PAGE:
Chamas, or investment groups, have become a byword in Kenya. They have become the most popular way for family members, friends or workmates to pool funds for various needs. However, poor record keeping and a lack of proper accountability systems have curtailed the growth of some groups, and even destroyed others. This is where Chamasoft comes in.
Martin Njuguna’s invention sets to manage all group activities and communications. The easy-to-use web and mobile application monitors collection and investment of funds, and tracks group income and expenditure. Through cloud-based software, chama members are able to view group accounts such as their cash statements, how much they have contributed throughout their chama lifetime, their penalties contributed and any other financials.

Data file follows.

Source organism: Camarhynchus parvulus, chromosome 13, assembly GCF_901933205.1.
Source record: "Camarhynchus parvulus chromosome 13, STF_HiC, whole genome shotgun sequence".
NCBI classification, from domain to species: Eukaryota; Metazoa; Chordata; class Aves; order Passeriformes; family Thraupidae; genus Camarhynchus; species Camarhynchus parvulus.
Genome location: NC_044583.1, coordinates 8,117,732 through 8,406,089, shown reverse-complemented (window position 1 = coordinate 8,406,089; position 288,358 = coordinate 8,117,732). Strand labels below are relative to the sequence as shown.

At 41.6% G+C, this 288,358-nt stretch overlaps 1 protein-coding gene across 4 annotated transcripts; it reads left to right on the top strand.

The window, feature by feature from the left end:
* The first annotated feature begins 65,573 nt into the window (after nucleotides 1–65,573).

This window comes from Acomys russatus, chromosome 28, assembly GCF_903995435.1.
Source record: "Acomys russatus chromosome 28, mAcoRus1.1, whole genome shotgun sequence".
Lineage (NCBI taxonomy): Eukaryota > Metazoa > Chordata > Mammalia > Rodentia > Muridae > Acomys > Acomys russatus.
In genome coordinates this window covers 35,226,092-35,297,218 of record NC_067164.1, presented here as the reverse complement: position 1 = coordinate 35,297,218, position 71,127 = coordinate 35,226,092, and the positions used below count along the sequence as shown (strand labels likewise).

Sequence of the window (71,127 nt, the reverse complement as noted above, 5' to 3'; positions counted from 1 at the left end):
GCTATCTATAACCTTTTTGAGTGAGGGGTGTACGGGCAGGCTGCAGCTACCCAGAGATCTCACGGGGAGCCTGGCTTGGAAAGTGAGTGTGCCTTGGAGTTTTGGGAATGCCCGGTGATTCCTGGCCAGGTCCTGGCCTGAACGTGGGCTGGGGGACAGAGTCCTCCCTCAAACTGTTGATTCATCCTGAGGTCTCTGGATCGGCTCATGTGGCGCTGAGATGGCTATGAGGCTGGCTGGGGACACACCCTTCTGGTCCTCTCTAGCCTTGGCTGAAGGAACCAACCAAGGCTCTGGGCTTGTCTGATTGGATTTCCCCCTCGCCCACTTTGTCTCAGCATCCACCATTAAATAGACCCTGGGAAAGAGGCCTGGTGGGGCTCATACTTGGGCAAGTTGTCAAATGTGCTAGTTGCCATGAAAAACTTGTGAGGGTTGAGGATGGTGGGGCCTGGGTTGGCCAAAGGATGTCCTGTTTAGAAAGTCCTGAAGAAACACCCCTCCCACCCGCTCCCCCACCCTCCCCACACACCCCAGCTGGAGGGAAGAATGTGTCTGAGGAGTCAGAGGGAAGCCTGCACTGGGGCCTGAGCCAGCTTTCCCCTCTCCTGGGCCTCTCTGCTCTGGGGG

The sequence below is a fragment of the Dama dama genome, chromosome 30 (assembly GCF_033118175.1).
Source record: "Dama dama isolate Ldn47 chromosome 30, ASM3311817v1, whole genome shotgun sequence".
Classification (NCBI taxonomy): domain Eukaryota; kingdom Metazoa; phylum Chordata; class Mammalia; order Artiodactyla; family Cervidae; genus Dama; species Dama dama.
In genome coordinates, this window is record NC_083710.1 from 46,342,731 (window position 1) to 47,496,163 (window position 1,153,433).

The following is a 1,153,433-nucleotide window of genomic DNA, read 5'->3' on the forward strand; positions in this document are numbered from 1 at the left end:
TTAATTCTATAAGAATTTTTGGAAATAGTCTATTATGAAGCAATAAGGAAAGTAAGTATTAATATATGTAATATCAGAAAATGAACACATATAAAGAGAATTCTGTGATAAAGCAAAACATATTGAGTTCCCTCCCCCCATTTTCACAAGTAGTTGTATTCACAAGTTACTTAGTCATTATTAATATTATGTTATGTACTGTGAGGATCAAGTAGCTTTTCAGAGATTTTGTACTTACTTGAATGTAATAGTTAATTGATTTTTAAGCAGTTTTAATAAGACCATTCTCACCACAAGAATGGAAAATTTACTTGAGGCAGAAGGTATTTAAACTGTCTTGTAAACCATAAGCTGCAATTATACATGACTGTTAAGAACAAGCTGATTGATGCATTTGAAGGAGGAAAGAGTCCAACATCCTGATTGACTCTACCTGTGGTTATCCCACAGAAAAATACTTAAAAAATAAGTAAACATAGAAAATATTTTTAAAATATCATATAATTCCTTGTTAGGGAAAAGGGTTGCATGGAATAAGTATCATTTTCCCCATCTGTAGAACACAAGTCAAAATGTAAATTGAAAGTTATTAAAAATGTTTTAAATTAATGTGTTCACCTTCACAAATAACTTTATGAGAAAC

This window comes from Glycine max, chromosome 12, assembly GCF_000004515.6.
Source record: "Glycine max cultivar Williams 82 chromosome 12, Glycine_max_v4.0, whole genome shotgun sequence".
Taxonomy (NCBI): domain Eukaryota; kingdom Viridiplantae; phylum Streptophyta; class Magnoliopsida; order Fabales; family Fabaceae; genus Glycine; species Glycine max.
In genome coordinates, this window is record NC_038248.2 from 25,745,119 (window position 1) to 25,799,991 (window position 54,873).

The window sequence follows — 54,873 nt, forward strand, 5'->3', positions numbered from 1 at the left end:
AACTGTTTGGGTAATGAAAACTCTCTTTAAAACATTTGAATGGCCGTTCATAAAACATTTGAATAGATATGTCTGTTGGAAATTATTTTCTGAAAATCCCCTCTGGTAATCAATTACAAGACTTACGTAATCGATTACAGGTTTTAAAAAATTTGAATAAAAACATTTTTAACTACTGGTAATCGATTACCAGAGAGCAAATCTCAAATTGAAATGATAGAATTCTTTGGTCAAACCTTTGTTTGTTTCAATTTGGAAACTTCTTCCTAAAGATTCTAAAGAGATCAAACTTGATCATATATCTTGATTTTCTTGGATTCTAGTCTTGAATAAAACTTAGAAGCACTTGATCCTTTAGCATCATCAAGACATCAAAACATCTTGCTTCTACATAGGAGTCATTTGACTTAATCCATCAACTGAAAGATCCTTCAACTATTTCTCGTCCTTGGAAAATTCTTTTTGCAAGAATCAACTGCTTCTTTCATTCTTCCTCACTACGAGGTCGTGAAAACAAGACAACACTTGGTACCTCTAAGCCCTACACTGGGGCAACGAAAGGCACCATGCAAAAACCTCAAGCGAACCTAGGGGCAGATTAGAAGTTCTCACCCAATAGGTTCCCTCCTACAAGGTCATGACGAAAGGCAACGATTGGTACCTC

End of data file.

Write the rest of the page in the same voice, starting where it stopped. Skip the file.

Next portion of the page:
Those unable to attend meetings can still be present virtually. Chamasoft also offers free SMS and email alerts for meetings and tracks member invitations.
The service is available at Sh100 per user per month, with an advanced package being offered at Sh250 per user per month.
Mobile gaming is relatively unembraced among many users of mobile devices, despite the presence of several gaming applications from software developers in the country.
Several tech start-ups and individual developers, however, have begun trying to make gaming popular. Jooist is just one of the more recent games to have taken Kenya’s nascent gaming industry by storm.
The application, which was among the 40 finalists at this year’s edition of Demo Africa, is a gaming platform that allows users discover and play free games. It also connects them to their friends and enables them share scores and compete.
Users register and create a profile on the Jooist web portal or through its mobile-based application, which then allows them to browse and download games for free. After each game, users can post their scores on the Jooist platform, allowing them to win trophies and unlock badges.
The game also aggregates the progress of players similar to one’s profile, allowing you to challenge prospective rivals.